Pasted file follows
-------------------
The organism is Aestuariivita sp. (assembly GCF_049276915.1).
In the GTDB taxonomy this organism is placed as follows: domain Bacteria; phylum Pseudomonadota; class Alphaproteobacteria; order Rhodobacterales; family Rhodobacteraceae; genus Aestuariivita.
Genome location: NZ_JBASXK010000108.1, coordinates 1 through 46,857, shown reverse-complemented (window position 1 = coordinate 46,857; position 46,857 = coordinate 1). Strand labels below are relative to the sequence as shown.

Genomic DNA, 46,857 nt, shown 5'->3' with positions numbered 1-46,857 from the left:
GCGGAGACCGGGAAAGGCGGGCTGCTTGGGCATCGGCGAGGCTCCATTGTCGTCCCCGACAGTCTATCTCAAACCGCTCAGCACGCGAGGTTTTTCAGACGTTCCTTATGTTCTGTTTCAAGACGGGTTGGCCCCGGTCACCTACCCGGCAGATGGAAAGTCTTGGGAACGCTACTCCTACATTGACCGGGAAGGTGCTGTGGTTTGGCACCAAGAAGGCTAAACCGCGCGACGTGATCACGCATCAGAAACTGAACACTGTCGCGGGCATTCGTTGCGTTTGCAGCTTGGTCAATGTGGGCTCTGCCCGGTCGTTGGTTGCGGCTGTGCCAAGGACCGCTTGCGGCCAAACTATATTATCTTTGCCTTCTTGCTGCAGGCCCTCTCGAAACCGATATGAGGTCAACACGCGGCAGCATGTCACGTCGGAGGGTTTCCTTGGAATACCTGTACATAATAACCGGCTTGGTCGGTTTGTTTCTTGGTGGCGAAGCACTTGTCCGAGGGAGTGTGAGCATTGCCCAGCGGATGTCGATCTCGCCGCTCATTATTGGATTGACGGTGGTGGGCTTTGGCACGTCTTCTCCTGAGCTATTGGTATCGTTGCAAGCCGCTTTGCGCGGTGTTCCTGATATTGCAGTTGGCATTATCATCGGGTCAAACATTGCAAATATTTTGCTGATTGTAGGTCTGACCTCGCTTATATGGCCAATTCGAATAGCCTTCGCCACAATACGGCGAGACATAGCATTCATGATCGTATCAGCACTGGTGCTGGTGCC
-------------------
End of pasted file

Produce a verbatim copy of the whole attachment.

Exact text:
The organism is Aestuariivita sp. (assembly GCF_049276915.1).
In the GTDB taxonomy this organism is placed as follows: domain Bacteria; phylum Pseudomonadota; class Alphaproteobacteria; order Rhodobacterales; family Rhodobacteraceae; genus Aestuariivita.
Genome location: NZ_JBASXK010000108.1, coordinates 1 through 46,857, shown reverse-complemented (window position 1 = coordinate 46,857; position 46,857 = coordinate 1). Strand labels below are relative to the sequence as shown.

Genomic DNA, 46,857 nt, shown 5'->3' with positions numbered 1-46,857 from the left:
GCGGAGACCGGGAAAGGCGGGCTGCTTGGGCATCGGCGAGGCTCCATTGTCGTCCCCGACAGTCTATCTCAAACCGCTCAGCACGCGAGGTTTTTCAGACGTTCCTTATGTTCTGTTTCAAGACGGGTTGGCCCCGGTCACCTACCCGGCAGATGGAAAGTCTTGGGAACGCTACTCCTACATTGACCGGGAAGGTGCTGTGGTTTGGCACCAAGAAGGCTAAACCGCGCGACGTGATCACGCATCAGAAACTGAACACTGTCGCGGGCATTCGTTGCGTTTGCAGCTTGGTCAATGTGGGCTCTGCCCGGTCGTTGGTTGCGGCTGTGCCAAGGACCGCTTGCGGCCAAACTATATTATCTTTGCCTTCTTGCTGCAGGCCCTCTCGAAACCGATATGAGGTCAACACGCGGCAGCATGTCACGTCGGAGGGTTTCCTTGGAATACCTGTACATAATAACCGGCTTGGTCGGTTTGTTTCTTGGTGGCGAAGCACTTGTCCGAGGGAGTGTGAGCATTGCCCAGCGGATGTCGATCTCGCCGCTCATTATTGGATTGACGGTGGTGGGCTTTGGCACGTCTTCTCCTGAGCTATTGGTATCGTTGCAAGCCGCTTTGCGCGGTGTTCCTGATATTGCAGTTGGCATTATCATCGGGTCAAACATTGCAAATATTTTGCTGATTGTAGGTCTGACCTCGCTTATATGGCCAATTCGAATAGCCTTCGCCACAATACGGCGAGACATAGCATTCATGATCGTATCAGCACTGGTGCTGGTGCC